Allison Alley
ABOUT Allison

Since 2003 Allison Alley has been committed to working with clients to help them achieve their retirement, estate, investment, and tax planning needs. Prior to joining Pure Financial Advisors, Allison served as Senior Vice President of a small private wealth management and investment banking firm where she specialized in comprehensive wealth planning to address the [...]

Allison Alley, CFP® answers a common question: is Social Security considered income?

Click here to download The Social Security Handbook

One of the questions we get quite a lot is in regard to Social Security. People always want to know if Social Security is considered income. Well, the short answer is yes, but it’s not quite that simple. It is income, but it’s not considered earned income. So what that means is that you can’t use it to determine your eligibility on whether or not you can fund a traditional or a Roth IRA.

However, it is income that you receive, and it may be subject to federal or state taxes. The way that’s determined is by looking at something called your provisional income. Now, what your provisional income is is all of your income sources, plus non-taxable interest, and one-half of your Social Security benefits. If you’re only receiving Social Security, none of that would actually end up being taxed.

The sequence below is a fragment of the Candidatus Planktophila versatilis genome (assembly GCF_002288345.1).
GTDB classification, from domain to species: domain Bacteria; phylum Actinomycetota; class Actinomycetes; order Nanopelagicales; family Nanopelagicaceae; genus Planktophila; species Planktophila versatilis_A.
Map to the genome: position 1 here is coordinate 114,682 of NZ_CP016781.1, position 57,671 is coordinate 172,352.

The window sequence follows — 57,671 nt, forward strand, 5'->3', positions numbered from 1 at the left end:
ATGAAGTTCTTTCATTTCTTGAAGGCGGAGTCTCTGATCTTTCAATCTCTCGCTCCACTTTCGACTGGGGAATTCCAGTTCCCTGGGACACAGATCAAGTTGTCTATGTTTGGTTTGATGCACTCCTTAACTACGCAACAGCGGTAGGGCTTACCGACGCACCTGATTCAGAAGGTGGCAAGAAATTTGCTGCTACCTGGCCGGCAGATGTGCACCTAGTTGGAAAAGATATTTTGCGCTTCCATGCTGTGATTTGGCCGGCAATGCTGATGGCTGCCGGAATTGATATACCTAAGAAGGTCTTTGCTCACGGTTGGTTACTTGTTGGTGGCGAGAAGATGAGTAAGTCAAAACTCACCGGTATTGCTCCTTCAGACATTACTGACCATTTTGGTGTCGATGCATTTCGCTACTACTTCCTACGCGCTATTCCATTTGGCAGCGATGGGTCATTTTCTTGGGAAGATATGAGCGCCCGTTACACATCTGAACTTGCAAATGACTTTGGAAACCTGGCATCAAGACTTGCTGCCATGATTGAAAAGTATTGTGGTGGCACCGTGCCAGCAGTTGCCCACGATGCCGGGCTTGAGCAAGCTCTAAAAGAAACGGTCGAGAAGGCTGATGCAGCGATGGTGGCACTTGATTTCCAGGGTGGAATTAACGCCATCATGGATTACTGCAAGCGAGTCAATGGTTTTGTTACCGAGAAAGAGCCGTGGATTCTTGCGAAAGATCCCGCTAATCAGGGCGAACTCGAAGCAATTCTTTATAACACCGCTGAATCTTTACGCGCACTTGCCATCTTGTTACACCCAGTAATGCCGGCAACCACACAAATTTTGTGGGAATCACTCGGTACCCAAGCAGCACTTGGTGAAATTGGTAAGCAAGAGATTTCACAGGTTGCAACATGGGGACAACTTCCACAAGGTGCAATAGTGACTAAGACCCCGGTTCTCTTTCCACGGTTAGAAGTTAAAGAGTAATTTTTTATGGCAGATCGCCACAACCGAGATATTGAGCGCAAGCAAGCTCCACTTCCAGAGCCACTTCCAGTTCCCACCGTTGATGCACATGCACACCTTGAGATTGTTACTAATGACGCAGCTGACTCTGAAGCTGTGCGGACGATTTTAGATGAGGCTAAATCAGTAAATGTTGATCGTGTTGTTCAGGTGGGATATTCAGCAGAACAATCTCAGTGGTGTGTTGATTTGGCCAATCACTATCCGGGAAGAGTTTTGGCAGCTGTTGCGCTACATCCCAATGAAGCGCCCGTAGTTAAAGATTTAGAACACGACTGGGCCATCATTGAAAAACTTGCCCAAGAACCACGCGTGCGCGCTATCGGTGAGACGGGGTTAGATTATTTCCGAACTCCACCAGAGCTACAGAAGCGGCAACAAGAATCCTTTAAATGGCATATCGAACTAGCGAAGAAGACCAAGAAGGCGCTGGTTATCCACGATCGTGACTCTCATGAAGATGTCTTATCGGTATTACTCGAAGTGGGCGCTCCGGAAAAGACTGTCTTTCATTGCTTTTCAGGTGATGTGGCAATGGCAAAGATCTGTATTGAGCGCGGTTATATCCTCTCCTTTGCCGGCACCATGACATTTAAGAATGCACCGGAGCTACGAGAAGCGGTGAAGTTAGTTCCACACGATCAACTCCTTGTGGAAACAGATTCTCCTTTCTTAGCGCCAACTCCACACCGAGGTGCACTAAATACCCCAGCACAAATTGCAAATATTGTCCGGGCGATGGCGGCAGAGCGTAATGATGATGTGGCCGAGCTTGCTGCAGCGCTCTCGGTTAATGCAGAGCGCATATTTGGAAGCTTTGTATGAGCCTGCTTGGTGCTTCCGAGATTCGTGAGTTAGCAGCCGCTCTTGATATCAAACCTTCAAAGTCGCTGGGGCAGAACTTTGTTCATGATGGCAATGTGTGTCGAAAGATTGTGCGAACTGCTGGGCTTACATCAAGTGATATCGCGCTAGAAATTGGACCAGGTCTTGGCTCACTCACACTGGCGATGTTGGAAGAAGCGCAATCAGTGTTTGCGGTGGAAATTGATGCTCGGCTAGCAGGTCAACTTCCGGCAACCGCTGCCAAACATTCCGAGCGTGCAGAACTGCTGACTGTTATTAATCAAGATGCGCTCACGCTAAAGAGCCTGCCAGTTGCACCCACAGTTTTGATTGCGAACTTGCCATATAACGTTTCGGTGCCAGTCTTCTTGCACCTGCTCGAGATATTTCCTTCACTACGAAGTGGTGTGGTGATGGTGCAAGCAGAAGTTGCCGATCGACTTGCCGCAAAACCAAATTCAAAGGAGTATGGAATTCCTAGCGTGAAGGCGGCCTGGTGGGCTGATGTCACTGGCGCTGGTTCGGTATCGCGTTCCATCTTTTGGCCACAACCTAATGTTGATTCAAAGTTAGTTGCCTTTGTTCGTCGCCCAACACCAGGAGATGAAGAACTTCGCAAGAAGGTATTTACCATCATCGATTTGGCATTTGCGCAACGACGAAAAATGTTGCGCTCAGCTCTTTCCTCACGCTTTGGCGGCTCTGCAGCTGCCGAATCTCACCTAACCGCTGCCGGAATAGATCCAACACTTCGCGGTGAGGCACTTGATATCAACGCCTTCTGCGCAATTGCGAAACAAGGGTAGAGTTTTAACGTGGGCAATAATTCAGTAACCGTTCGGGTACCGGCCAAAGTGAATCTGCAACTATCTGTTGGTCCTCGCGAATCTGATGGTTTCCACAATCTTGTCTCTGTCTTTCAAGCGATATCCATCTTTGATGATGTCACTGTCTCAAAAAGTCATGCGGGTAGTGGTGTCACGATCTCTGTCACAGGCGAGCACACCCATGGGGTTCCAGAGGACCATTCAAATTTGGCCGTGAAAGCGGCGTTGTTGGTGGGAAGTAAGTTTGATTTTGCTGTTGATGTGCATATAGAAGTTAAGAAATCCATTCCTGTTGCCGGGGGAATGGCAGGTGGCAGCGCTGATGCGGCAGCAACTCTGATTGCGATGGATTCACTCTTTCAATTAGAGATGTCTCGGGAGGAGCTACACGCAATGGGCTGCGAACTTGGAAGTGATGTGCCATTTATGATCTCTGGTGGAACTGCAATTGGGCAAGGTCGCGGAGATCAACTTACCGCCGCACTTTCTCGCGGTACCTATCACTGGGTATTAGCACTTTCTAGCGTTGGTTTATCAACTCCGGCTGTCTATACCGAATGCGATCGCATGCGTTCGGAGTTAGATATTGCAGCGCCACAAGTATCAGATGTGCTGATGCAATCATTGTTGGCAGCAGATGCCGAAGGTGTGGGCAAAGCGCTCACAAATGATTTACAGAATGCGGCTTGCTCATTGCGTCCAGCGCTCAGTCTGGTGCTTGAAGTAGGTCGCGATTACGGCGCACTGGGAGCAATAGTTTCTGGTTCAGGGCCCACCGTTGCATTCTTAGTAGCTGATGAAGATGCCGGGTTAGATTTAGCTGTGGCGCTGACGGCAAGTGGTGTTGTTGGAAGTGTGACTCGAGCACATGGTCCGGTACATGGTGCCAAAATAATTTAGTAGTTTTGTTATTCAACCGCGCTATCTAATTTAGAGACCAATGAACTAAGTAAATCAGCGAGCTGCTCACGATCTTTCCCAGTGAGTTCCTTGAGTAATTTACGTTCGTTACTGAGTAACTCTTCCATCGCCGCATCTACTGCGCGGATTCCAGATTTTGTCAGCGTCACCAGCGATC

However, once you calculate that provisional income if you’re a single tax filer and that number is between $25,000 and $34,000, up to 50 percent of your Social Security income might be subject to federal taxes. If it’s over $34,000, up to 85 percent of your Social Security might be subject to tax. If you’re a married filer, the numbers are $32,000-$44,0000 to have up to 50 percent of it taxed or over $44,000 to have up to 85 percent of it taxed.

So it’s not quite that simple, but you really want to look into what those numbers are so that you can find out what the impact to your tax situation is going to be from receiving your Social Security income. Now, several states do tax Social Security, but California is not one of them. There are actually only 13 states that have your Social Security income subject to state taxation.

I hope that helps. If you have any other questions or we can help in any other way, please contact us at Pure Financial.


Only 13 states tax Social Security benefits: Colorado, Connecticut, Kansas, Minnesota, Missouri, Montana, Nebraska, New Mexico, North Dakota, Rhode Island, Utah, Vermont and West Virginia.